How to avail of note-taking services at the DRC?
If you are a new incoming student, you must first make an appointment with the Disability Specialist to determine if note-taking will be an appropriate accommodation for your documented disability. After this decision has been made, you must take the following steps:
- Pick up your service packet from the DRC (including instructor letters, note-taker contracts and note-taker announcements).
- Present instructor letter to each instructor and ask for assistance, if needed, in identifying a note-taker.
- After a note-taker has been identified, contact the note-taker to work out details of note exchange, etc.
What happens if the instructor makes the note-taker announcement and no one expresses interest?
If an announcement has been made in class and no one expresses interest, notify the Disability Specialist right away. The Disability Specialist will then work on coordinating an alternative classroom accommodation for you such as:
- Working with the instructor to record lectures
- Asking the instructor to provide you with his/her lecture notes
Please let the Disability Specialist know of your preference between the above alternatives.
How do I get my notes from the note-taker?
You must communicate with your note-taker in order to determine the preferred method for copying and receiving notes that works best for both of you. You have the following options:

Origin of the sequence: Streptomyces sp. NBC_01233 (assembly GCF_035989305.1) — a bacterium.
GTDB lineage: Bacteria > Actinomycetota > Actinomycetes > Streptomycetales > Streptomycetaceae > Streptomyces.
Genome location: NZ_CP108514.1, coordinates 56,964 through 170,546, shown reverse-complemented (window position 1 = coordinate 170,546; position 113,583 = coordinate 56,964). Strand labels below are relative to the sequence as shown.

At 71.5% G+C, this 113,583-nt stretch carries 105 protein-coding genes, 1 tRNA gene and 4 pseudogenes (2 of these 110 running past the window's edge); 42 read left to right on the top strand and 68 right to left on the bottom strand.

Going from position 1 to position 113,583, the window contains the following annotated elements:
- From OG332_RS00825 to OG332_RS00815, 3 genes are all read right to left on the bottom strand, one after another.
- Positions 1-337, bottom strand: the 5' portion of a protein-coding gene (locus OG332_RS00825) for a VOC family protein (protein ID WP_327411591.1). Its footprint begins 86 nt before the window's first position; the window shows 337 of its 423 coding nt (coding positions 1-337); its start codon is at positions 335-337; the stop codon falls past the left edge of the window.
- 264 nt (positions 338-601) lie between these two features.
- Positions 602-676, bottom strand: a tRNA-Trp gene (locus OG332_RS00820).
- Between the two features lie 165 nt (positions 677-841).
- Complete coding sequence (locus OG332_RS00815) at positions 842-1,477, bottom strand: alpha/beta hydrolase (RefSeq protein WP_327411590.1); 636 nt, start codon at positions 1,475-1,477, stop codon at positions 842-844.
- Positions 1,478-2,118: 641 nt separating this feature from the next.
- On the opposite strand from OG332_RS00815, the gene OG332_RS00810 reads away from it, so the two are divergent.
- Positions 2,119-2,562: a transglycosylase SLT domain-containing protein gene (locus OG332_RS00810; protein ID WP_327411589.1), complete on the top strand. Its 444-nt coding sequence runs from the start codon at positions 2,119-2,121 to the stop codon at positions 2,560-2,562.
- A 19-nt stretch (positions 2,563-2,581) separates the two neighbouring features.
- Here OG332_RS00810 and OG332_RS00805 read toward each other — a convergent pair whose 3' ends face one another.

- You or your note-taker can photocopy or scan the notes at our office. Our office is open Monday through Friday between 9:00 am and 5:00 pm.
- If your note-taker is typing notes on a laptop, he/she can email them to you within 24 hours.
Tips for students using note-taker services:
- Maintain an open and ongoing communication with your note-taker about the quality of your notes.
The relationship between you and your note-taker is very important! The note-taker is providing a service for you and is being paid for this service. It is important that you work with your note-taker to make these notes the best possible notes for you. Your feedback will help the note-taker know how to improve the notes they take. If you feel your notes are excellent and no improvements could be made, please tell your note-taker. Let him/her know they are doing a good job.
- Keep in mind that note-taking is not a substitute for classroom attendance. Your note-taker is not required to give you a copy of his/her notes for lectures that you do not attend.
- If you know in advance that you will be absent from class, notify the note-taker. More than 2 consecutive absences without good cause may result in discontinuation of note-taker services from the DRC.
- Notify the Disability Specialist as soon as possible if: lecturer notes are available online and you no longer need a note-taker; you make changes to your lecture schedule; your instructor has been unable to recruit a note-taker; you have concerns arise regarding your notes.